I last blogged about the Thundershirt here. We have since had quite a number of regular and very happy walks. My dog has been totally in control and able to just have a nice walk. She has walked to heel , been calm and I realise she has had a chance to process information and so is no longer tormented with the fear and worry of what would be coming at her next. I thought it might be good today to take her for a walk without her Thundershirt. I wanted to know if the change was permanent or just brought about by the Thundershirt. As you can see she was walking quite calmly but was getting the old tendency of pulling out ahead of me. On the way back, as the 4WDs were coming at us on our side of the road , she was changing into that working dog behaviour again. Eying them. Watching them and sizing them up and her muscles were changing and she was getting ready to lie low so she could pounce. It didn’t get that far, but it was all coming back to her. There had been none of that with the Thundershirt. To give you a rough idea , I’d say our walks before the Thundershirt were about 40% good behaviour. With the Thundershirt they were 100%. I had a totally calm dog who was walking perfectly to heel. Today, I’d say it was 80% good behaviour. She was a bit hyper, she was a bit nervous of the noises of cars, she was going to get back into the launching herself at cars. She was able to change, though , if I said something but before she couldn’t. She was able to calm down if I praised her and she was able to walk to heel if I asked. What she was not able to stop was the sizing up of the vehicles and the need to be ready to defend herself/pounce whatever it was in her head. My decision is not to pursue this again for another month. I am just going to put the Thundershirt on her. In a month I’ll try again without it. I had taken it with me today just incase. The fact I felt no need to get it out of my bag and use it tells me she actually did really well. I just need to avoid any difficult behaviour coming back – so Thundershirts are go!
Posted in canine anxiety, canine health, canine wellbeing, Thundershirt

Thundershirts are go!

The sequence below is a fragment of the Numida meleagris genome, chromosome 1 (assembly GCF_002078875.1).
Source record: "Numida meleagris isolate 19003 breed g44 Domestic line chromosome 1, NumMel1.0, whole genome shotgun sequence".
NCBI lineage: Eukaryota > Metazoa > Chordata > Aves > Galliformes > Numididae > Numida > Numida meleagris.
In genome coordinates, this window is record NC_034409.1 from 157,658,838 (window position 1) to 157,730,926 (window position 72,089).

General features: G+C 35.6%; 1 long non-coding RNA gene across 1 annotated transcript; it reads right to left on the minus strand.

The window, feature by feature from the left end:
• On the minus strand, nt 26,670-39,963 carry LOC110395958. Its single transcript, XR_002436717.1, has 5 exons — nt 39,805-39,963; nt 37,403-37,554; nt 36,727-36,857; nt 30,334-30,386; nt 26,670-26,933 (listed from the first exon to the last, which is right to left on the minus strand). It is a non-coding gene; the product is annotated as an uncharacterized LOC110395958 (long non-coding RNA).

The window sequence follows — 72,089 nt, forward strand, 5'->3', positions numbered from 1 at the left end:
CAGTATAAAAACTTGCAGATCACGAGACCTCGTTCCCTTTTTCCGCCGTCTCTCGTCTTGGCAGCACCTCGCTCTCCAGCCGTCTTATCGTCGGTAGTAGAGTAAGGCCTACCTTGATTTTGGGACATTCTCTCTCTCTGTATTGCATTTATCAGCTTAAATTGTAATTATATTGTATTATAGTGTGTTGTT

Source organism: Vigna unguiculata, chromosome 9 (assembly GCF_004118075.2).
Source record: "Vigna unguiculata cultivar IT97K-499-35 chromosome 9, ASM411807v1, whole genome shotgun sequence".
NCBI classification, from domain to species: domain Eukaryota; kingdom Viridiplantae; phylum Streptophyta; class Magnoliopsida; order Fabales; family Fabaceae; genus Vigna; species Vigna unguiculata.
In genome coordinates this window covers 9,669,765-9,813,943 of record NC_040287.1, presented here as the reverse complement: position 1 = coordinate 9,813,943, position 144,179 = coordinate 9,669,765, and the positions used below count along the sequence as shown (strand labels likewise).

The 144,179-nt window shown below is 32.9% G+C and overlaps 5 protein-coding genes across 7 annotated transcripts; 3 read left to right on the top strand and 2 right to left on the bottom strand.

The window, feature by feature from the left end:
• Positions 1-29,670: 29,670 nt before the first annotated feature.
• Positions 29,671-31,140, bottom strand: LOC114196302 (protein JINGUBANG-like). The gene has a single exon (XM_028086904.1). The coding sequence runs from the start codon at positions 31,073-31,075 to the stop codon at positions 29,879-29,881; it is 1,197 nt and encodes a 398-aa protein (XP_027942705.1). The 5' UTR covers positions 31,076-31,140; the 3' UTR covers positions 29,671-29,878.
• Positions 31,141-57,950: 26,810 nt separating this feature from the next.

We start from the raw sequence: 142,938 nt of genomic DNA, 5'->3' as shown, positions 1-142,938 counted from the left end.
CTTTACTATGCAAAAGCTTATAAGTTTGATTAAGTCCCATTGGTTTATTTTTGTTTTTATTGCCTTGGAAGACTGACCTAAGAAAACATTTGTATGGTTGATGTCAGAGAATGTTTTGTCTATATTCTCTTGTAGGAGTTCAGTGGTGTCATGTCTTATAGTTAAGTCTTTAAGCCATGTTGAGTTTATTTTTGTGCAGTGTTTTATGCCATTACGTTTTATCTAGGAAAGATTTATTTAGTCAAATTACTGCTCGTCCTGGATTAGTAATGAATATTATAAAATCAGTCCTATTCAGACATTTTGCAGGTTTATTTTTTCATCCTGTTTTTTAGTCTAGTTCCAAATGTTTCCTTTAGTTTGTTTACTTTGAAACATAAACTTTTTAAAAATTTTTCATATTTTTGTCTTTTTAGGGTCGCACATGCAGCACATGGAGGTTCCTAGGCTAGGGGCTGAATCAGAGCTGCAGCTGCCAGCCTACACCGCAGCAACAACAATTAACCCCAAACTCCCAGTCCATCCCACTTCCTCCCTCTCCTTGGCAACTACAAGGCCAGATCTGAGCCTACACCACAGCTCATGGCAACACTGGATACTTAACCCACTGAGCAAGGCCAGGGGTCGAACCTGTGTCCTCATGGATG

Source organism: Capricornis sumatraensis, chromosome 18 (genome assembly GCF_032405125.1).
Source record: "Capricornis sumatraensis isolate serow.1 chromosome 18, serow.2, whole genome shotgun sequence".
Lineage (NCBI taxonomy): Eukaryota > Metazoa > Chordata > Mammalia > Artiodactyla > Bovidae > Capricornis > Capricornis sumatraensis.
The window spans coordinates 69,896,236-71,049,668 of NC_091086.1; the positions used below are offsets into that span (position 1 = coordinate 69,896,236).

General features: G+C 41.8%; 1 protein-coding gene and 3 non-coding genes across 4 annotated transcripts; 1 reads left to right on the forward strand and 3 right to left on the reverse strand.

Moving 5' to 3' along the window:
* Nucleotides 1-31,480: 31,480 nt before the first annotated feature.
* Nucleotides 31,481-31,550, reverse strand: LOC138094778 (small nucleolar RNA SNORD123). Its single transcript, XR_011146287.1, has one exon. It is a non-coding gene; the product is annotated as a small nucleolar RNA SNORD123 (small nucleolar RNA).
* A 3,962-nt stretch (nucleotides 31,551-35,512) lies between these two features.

Success! I got her out on her walk in her Thundershirt last week and we went out again today. In between the weather has been too hot or I have not been home early enough from work. This has taken from since just before Christmas so it’s been a while but so worth it. You can read the other Thundershirt adventures here. The difference was remarkable. We can now practise safe walking. No more stressing over car noises. No more pumping adrenalin. No more launching herself at cars and having to be pulled back. No more anxiety about  being “under attack”. She has always liked to go out for a walk but she has paid a price in exhaustion after and I have had sore arms if she has had to be held firmly or back to stop her from diving into cars. She now hears the cars, looks behind her and then thinks – oh, that’s a car. She walks comfortably and happily and in a really sedate way. The training I have tried to put in place to keep her road safe has obviously stuck and she can use it. She sat for the first car we saw, as you can see in the picture. If she was herding and hunting cars I would ask her to sit, just to calm her a bit. Sometimes she’d go in working dog mode and size the cars up as she lay there. Now she is like a normal dog. She is still my dog. She still needs a bit of leash training but basically she walks at my side now and sits at every curb. The difference when we get home is noticeable. I do not have to make her rest for half an hour to get over the adrenalin surge and full on stress. She now has 10 minutes of wandering and a drink and then usually wants to go into the garden to play. Her new Christmas present was the best thing I could have got her for her health and well being. She is a happy walking doggie now and no longer a danger to herself and others because of her being so easily startled and so jumpy and then the  added complication of being a working dog  breed.